Western Styles Infect Soviet Youth

Rock music had been known in the Soviet Union pre-1972, but it was a western phenomenon followed mainly by young people. As James von Geldern mentions, like opera is usually thought to be sung exclusively in Italian, rock was thought to be sung exclusively in English. The thought of hearing rock music sung in Russian seemed crazy and definitely not as cool. With western culture on the rise among so many young people, parents, teachers, and the media expressed their concerns with letters and even magazine articles mocking the westernized youth.

Soviet educators were alarmed by how western influences were affecting their students. A teacher in Moscow in June 1972 wrote a letter expressing his or her concern for the students. It talks about how girls wear too much eye makeup and boys have shoulder length hair. How students need to be wearing school uniforms and be deterred from wearing foreign patches. It also mentions that teachers need to be protecting these young people and that more literature needs to be published for teachers and parents on this issue. That parents who are supporting their children in wearing what they want to wear should

“consider that youngsters sometimes go from trying on foreign fashions to trying on foreign ideas.”

In 1973 the satirical magazine Krokodil wrote a piece called In The World of Cockroaches, mocking the westernized youth of Soviet society. It’s a story about a guy named Goga who lays on the coach all day, has been rejected by collage three years in a row, and just listens to his tape recorder for hours. A cockroach comes to him and says based on his life for the past three years the cockroaches have decided to accept him into the Grand Fellowship for Domestic Parasites. He brings along the girl next door and they become cockroaches. At first the new life is cool because it’s all about going out at night to get food. Goga and his girlfriend would stay out and listen to music all day. Over time they got lazy and wouldn’t even go out for food and instead took crumbs from others. Soon other young cockroaches began to act like them and the elders disliked it. They decided they no longer wanted Goga and Sonka and returned them to human life. This article is really saying something about how Soviet society feels about westernized youths if even cockroaches that live in rot and decay didn’t even want them living with them.

Krokodil Magazine from the 1940s

Overall these sources show how most adults in Soviet society were worried about how western culture was affecting young people. That parents and teachers needed to protect their youth or else they’d end up like Goga and Sonka, which would ultimately reflect poorly on their society.

Below is a video demonstrating how young listeners of popular music used the black market to distribute records.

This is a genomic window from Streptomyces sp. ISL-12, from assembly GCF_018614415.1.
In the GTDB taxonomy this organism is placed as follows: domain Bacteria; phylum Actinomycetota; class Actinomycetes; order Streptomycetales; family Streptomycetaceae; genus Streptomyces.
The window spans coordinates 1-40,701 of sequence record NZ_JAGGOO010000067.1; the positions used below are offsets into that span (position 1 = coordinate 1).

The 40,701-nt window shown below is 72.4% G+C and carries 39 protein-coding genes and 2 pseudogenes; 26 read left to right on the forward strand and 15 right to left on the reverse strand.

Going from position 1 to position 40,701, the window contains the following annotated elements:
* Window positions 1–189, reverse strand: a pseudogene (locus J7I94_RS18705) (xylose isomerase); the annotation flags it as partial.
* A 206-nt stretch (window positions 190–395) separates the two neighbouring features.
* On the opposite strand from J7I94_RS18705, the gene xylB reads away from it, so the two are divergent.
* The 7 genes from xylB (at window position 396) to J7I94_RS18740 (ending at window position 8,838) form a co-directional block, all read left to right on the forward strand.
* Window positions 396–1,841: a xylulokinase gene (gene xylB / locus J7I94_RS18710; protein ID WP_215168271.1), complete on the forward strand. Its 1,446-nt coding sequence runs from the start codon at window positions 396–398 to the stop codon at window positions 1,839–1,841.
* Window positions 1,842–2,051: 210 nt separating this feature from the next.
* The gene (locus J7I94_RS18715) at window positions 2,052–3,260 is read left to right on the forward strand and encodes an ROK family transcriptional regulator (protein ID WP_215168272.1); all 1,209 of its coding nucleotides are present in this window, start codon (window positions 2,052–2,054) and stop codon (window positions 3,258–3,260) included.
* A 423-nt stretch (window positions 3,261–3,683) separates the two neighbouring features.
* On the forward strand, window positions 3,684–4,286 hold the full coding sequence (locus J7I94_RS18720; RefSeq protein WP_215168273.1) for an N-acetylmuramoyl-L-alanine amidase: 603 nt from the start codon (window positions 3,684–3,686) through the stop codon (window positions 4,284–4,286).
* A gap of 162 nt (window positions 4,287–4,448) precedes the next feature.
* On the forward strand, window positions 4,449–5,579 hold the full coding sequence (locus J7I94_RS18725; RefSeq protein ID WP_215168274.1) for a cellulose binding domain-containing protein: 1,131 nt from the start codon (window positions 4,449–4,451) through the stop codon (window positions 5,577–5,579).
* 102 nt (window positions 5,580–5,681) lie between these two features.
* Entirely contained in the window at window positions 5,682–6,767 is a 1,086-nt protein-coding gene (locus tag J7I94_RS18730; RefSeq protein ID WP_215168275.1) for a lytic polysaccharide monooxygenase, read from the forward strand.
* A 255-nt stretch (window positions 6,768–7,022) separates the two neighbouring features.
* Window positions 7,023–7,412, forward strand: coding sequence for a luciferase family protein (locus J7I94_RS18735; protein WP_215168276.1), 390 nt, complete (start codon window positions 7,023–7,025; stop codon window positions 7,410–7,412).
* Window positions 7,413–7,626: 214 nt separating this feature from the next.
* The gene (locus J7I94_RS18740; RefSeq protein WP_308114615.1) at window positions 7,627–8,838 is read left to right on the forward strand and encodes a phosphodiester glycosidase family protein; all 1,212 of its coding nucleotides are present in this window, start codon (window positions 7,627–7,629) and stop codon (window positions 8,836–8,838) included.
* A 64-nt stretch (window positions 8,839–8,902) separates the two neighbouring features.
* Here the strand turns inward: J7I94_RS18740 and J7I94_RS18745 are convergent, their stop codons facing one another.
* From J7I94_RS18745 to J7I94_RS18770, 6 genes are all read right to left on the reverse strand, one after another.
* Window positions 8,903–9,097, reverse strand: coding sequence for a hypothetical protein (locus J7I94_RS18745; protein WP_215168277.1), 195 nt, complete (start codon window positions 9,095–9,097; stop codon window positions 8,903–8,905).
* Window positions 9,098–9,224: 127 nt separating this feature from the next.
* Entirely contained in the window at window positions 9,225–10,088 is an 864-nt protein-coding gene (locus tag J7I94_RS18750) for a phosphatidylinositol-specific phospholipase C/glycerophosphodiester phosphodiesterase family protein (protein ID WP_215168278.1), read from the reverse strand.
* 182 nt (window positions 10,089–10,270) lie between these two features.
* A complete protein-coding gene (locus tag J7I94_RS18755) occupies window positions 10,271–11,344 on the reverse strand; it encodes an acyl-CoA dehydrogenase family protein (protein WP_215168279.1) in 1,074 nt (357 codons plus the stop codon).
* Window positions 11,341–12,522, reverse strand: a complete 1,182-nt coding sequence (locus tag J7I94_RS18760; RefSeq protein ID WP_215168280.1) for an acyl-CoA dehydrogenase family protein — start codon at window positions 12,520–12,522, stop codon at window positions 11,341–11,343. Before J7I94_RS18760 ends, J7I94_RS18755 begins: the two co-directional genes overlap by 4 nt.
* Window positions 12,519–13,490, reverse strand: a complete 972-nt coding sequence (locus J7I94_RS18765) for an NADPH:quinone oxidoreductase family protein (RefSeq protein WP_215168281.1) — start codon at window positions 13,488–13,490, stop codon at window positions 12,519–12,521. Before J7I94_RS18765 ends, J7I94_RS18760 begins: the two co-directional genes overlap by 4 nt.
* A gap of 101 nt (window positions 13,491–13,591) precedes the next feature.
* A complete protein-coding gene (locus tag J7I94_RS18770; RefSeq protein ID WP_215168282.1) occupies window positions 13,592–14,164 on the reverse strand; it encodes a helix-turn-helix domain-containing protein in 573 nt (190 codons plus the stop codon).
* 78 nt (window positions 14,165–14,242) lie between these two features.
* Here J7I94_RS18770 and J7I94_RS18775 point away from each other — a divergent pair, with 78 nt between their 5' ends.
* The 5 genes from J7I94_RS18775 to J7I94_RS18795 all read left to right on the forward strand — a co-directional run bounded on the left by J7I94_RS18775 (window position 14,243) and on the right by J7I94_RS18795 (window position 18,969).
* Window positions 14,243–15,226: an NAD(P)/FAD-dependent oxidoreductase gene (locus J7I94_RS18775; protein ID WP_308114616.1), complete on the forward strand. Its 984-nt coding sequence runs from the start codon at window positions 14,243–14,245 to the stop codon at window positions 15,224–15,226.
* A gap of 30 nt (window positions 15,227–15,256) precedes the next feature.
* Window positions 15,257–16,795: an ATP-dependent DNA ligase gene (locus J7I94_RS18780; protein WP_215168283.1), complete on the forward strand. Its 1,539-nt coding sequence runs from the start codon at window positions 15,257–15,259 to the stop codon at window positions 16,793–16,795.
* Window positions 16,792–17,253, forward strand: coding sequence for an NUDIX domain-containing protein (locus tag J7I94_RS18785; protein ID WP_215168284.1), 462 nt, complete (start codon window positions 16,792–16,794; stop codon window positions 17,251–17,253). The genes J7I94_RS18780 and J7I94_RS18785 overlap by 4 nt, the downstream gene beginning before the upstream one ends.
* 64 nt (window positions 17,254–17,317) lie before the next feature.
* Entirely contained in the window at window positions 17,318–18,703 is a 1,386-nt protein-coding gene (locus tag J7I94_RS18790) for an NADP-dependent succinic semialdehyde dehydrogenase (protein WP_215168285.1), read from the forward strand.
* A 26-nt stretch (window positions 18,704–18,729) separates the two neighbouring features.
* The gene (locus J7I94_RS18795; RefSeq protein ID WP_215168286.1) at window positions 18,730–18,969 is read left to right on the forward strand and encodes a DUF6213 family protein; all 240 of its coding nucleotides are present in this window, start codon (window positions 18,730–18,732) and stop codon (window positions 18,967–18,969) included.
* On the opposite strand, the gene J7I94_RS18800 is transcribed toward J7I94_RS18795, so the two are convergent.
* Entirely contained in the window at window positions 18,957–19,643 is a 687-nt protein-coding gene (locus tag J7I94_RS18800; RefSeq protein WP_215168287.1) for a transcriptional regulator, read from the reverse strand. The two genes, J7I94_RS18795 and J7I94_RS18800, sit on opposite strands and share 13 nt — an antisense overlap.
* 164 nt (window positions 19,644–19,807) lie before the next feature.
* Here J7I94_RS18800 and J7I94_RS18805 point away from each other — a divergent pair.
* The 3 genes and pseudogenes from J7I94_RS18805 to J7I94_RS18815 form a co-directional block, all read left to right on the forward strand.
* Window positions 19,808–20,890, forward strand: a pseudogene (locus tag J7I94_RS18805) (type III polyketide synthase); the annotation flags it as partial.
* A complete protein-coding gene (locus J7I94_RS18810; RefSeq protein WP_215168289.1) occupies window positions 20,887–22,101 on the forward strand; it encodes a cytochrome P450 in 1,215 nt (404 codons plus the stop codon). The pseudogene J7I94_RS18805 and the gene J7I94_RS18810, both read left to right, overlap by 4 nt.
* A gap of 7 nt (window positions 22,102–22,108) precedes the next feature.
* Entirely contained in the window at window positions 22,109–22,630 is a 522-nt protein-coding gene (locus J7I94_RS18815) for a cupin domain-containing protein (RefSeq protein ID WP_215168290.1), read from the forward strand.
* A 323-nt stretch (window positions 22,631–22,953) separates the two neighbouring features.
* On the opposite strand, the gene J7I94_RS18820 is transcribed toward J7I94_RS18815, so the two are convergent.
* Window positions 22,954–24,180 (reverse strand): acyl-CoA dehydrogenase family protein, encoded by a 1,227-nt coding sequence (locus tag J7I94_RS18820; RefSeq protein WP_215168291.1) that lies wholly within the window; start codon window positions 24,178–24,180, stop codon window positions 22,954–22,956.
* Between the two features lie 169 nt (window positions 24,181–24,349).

Shadows on the Sidewalks (1960)


This post earned a “comrades’ corner” award from the editorial team!


6 thoughts on “Western Styles Infect Soviet Youth

  1. Interesting how the Soviet Union used the metaphor of cockroaches to compare western culture to their own. The government viewed this transition by the youth as one that would hurt their way of life. It’s surprising to realize how much influence the West had on the USSR even though the USSR strove to be better than the West in every aspect.


  2. This was a great post! I really liked the story of the man turning into a cockroach that you included in your post. The United States faced similar discomfort with the new forms of music as you mentioned. The elders in the States did not like the newer music of rock-n-roll when it was first introduced. Elvis was a great example of this discomfort in the USA since parents did not want their kids, especially daughters, listening to or watching him sing. Again, really interesting and informative post!


  3. I wrote about the same thing. To me, it was interesting to see how resistant the older generations were regarding the new music. The fact that the music was being influenced from the West did not help at all.


  4. Wonderful post this week! It is very interesting to me that the Soviets carried some of the same concerns regarding rock and roll music that the U.S. did when it first became popular. Despite the difference in cultural and ideological norms, both societies were hesitant to accept the more liberal and progressive change that the music ushered in with the youth culture. It is interesting how despite the differences in the nations, on a familial level, concerns were relatively the same. Parents did not want their children to grow up and be poor representatives of their nation and upbringing. Good work!


  5. People are often judged based on the genre of music they listen to. This is because music has a profound impact on who we are. Certain genres have certain cultures that surround them (think country v. hip hop). It is no lie that music can affect our very behavior. Plato was convinced that bad music nurtured base desires, while good music cultivated virtue. The sexual revolution in the 1960’s and 1970’s mainly revolved around the rock n’ roll culture in the United States, which is a strong correlation between the promotion of looser morals and the practice of looser morals. The Soviet Union was worried that rock music and its rebellious tones would cultivate characteristics opposed to their system.


  6. Great post! I find it interesting how you used the word “infect” in your title. The word defiantly carries a negative connotation which is exactly how the Soviet thought about Western ideas and influences. The cockroach story was funny but also eye opening to how they viewed Western culture.


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